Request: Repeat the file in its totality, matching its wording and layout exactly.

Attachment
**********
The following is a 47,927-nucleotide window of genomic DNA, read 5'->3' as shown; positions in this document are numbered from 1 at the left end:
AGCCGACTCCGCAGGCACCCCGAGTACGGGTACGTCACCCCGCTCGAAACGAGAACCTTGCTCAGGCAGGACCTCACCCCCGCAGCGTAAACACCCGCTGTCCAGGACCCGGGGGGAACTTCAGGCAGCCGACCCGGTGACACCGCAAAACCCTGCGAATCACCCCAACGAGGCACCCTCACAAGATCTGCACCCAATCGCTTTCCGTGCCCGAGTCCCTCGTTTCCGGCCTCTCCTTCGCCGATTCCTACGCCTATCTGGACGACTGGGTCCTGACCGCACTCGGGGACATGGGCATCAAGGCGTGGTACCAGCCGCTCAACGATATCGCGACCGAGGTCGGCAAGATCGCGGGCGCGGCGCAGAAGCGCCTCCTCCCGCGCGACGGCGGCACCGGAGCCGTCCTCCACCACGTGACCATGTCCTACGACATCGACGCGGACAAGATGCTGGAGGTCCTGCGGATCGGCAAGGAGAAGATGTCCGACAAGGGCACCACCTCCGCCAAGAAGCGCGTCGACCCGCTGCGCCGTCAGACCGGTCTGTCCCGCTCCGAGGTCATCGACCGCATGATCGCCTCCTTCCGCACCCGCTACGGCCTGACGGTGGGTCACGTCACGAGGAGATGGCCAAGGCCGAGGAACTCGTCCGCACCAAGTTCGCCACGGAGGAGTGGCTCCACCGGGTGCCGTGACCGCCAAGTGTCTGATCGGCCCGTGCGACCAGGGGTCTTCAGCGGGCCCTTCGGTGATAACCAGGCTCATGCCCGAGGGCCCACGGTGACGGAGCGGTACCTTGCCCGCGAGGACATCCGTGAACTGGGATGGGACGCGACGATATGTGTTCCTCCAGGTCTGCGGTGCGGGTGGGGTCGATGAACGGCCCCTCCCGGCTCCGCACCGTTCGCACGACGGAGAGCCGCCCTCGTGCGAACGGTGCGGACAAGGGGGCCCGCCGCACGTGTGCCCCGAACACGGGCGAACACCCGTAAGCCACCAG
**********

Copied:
The following is a 47,927-nucleotide window of genomic DNA, read 5'->3' as shown; positions in this document are numbered from 1 at the left end:
AGCCGACTCCGCAGGCACCCCGAGTACGGGTACGTCACCCCGCTCGAAACGAGAACCTTGCTCAGGCAGGACCTCACCCCCGCAGCGTAAACACCCGCTGTCCAGGACCCGGGGGGAACTTCAGGCAGCCGACCCGGTGACACCGCAAAACCCTGCGAATCACCCCAACGAGGCACCCTCACAAGATCTGCACCCAATCGCTTTCCGTGCCCGAGTCCCTCGTTTCCGGCCTCTCCTTCGCCGATTCCTACGCCTATCTGGACGACTGGGTCCTGACCGCACTCGGGGACATGGGCATCAAGGCGTGGTACCAGCCGCTCAACGATATCGCGACCGAGGTCGGCAAGATCGCGGGCGCGGCGCAGAAGCGCCTCCTCCCGCGCGACGGCGGCACCGGAGCCGTCCTCCACCACGTGACCATGTCCTACGACATCGACGCGGACAAGATGCTGGAGGTCCTGCGGATCGGCAAGGAGAAGATGTCCGACAAGGGCACCACCTCCGCCAAGAAGCGCGTCGACCCGCTGCGCCGTCAGACCGGTCTGTCCCGCTCCGAGGTCATCGACCGCATGATCGCCTCCTTCCGCACCCGCTACGGCCTGACGGTGGGTCACGTCACGAGGAGATGGCCAAGGCCGAGGAACTCGTCCGCACCAAGTTCGCCACGGAGGAGTGGCTCCACCGGGTGCCGTGACCGCCAAGTGTCTGATCGGCCCGTGCGACCAGGGGTCTTCAGCGGGCCCTTCGGTGATAACCAGGCTCATGCCCGAGGGCCCACGGTGACGGAGCGGTACCTTGCCCGCGAGGACATCCGTGAACTGGGATGGGACGCGACGATATGTGTTCCTCCAGGTCTGCGGTGCGGGTGGGGTCGATGAACGGCCCCTCCCGGCTCCGCACCGTTCGCACGACGGAGAGCCGCCCTCGTGCGAACGGTGCGGACAAGGGGGCCCGCCGCACGTGTGCCCCGAACACGGGCGAACACCCGTAAGCCACCAG